<title>Use to set up the Power Supplies for the TRS-80's Expansion Interface</title>
    <shortdesc>How to set up the power supplies within the body of the Expansion Interface. Once
        this step is completed power can be applied to the system.</shortdesc>
    <taskbody>
        <context>
            <p>Two separate power supplies need to be installed within the housing of the TRS-80
                Expansion Interface. One provides power to the TRS-80 Expansion Interface, the other
                to the TRS-80 computer. Once they are installed and the electrical cords are routed
                outside of the Expansion Interface, power can be applied.</p>
        </context>
        <steps>
            <step>
                <cmd>Locate and remove a door on the top-right side of the TRS-80 Expansion
                    interface.</cmd>
            </step>
            <step>
                <cmd>Take the power supply with the DIN power connection and attach it to the
                    motherboard. Place that power supply within the bay closest to the power
                    motherboard power connection.</cmd>
            </step>
            <step>
                <cmd>Place the other power supply in the remaining bay, and lead the external power
                    connections outside of the TRS-80 Expansion Interface through the slot
                    provided.</cmd>
            </step>
            <step>
                <cmd>Place the door back on the unit.</cmd>
            </step>
        </steps>
    </taskbody>
</task>

Task Topic #2:

<?xml version="1.0" encoding="UTF-8"?>
<!DOCTYPE task PUBLIC "-//OASIS//DTD DITA Task//EN" "task.dtd">
<task id="accessing_the_port">
    <title>Accessing the Ports on the TRS-80's Expansion Interface</title>
    <shortdesc>Use to open the doors on the Expansion Interface to gain access to its ports. This is
        required in order to attach any peripheral device to the system.</shortdesc>
    <taskbody>
        <context>
            <p>To attach any peripheral (printer, mini-disc, and other external devices) to the
                TRS-80 Expansion Interface the doors to the ports must be removed.</p>
        </context>
        <steps>
            <step>
                <cmd>Press on the right side of the door to the port you want to access. It will
                    pivot slightly. Grasp the left side of the Door and pull it off.</cmd>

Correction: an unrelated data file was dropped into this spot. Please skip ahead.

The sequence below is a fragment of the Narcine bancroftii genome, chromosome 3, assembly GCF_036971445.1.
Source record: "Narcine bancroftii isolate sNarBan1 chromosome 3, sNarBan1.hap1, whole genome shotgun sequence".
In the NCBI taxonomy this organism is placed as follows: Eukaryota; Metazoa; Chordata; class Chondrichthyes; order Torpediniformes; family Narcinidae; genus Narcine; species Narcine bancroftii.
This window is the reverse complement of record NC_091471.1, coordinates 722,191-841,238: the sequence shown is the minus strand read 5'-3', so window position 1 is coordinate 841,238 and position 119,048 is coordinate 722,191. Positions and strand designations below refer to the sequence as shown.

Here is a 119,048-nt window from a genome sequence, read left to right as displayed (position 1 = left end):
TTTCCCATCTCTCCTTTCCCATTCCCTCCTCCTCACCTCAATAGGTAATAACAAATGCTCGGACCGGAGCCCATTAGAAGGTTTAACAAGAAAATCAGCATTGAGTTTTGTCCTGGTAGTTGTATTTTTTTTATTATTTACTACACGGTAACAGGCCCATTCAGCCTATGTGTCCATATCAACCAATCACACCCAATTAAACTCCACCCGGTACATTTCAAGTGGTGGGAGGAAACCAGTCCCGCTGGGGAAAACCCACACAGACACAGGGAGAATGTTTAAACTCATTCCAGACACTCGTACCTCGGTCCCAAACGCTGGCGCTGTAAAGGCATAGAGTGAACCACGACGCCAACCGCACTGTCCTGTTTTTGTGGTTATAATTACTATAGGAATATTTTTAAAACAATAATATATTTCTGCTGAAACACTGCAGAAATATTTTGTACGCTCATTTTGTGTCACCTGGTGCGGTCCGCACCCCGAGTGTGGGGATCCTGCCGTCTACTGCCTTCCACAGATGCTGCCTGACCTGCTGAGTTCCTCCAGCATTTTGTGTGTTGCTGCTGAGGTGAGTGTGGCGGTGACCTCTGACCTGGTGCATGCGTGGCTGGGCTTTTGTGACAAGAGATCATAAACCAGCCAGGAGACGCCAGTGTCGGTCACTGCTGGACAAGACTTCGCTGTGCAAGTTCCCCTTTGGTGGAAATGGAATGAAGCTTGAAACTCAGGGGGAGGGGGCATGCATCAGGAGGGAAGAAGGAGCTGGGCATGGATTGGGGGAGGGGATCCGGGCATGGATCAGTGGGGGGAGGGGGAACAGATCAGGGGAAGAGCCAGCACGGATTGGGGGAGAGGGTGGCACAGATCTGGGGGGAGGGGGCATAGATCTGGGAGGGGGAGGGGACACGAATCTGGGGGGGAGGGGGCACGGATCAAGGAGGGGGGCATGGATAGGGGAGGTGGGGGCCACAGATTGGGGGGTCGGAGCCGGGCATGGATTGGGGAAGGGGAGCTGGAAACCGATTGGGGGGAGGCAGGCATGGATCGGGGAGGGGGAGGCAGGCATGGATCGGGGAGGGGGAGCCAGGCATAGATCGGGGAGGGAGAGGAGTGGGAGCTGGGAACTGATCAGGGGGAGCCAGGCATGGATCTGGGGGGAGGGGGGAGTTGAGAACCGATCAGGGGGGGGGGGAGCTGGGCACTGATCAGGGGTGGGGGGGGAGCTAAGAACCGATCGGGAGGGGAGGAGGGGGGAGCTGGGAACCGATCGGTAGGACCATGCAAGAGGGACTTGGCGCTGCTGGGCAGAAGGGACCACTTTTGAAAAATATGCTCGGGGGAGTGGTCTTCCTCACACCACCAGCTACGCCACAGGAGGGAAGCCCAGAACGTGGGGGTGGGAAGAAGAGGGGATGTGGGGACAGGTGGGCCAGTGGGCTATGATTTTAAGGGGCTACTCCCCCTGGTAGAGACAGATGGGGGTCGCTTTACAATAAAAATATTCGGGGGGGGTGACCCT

</step>
        </steps>
    </taskbody>
</task>

Now we have two more draft topics for our revamped user guide. I say “draft” since there are some other DITA-related processing that can be added, but both of these can be considered complete from a writing perspective.

Next time: In the original there are also images that are used to illustrate where the power supply and port doors are located. That will be the subject of the next article in the series.

About

"DITAWriter" is Keith Schengili-Roberts. I work for IXIASOFT as a DITA Specialist/Information Architect. And I like to write about DITA and the technical writing community. To get ahold of me you can email me at: keith@ditawriter.com.

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9 thoughts on “Thinking and Writing in DITA: Converting Legacy Content to DITA, Part 4

  1. What a nice transform of an addled text into to neat,easy to understand set of topics. One thought: I like to focus the short descriptions on task performance. How about: Use to set up … And Use to open the doors … These direct the user rather than simply describing the task.

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  3. Thank you for these articles.

    The wording of your short descriptions worries me (“Information about…”, “How to…”, “Use to…”). The DITA-to-XHTML and DITA-to-PDF transformations that I use render shortdesc as the first paragraph of a topic, with no highlighting to indicate that this paragraph is to be read as a standalone item of information (such as a summary – or “thesis statement” – of the topic).

    Your short descriptions work as standalone statements, but (in my opinion) not as introductory paragraphs.

    Consider the example from part 3, with the following text (the short description) rendered as the first paragraph directly after the topic title (“Overview of the TRS-80 Expansion Interface”):

    Information about what the TRS-80 Expansion Interface is and the peripherals that can connect to it. Includes basic information on how the peripherals can be used with the TRS-80 computer.

    This does not read correctly to me as an introductory paragraph that seamlessly leads on to subsequent paragraphs. Does it read correctly to you? (I have the same problem with your other short descriptions.)

    Perhaps the DITA transformations that you use do not render the shortdesc like this; perhaps your transformations somehow highlight the shortdesc, and set it apart from the body of the topic?

    Your thoughts?

    Nits:

    – For the title of task topic #1, was “Use to set up…” a typo? Did you mean to write something like “Setting up…”?

    – Nothing to do with DITA: on that same title, I might have chosen not to use the possessive form of “TRS-80” (I would have omitted the trailing “apostrophe s”). I tend to avoid using possessive forms of product names.

  4. I feel I should clarify my previous comment about your shortdescs…

    From the OASIS DITA 1.2 spec, topic 3.1.1.1.6, “shortdesc”:

    Do not use sentence fragments. Use complete sentences. Avoid starting short descriptions with phrases such as “This topic describes . . . .” or “This topic is about . . . .”

    Your shortdescs are sentence fragments; they lack subjects.

    Unfortunately, without completely rewriting them, simply inserting a subject would make your shortdescs self-referential:

    – “[This topic describes] information about…” or (removing the word “information”) “This topic is about…”

    – “[This topic describes] how to set up…”

    – “Use [this topic] to…”

  5. Very nice and useful information on writers starting out on DITA.
    Couldn’t find the next part in the series. Have you published it yet?

    1. Nope, have been busy with work so I have put this on hold for the moment. I *do* have the work on the SVG image/illustration done, which is arguably the hardest part. Now I just have to write the rest of it…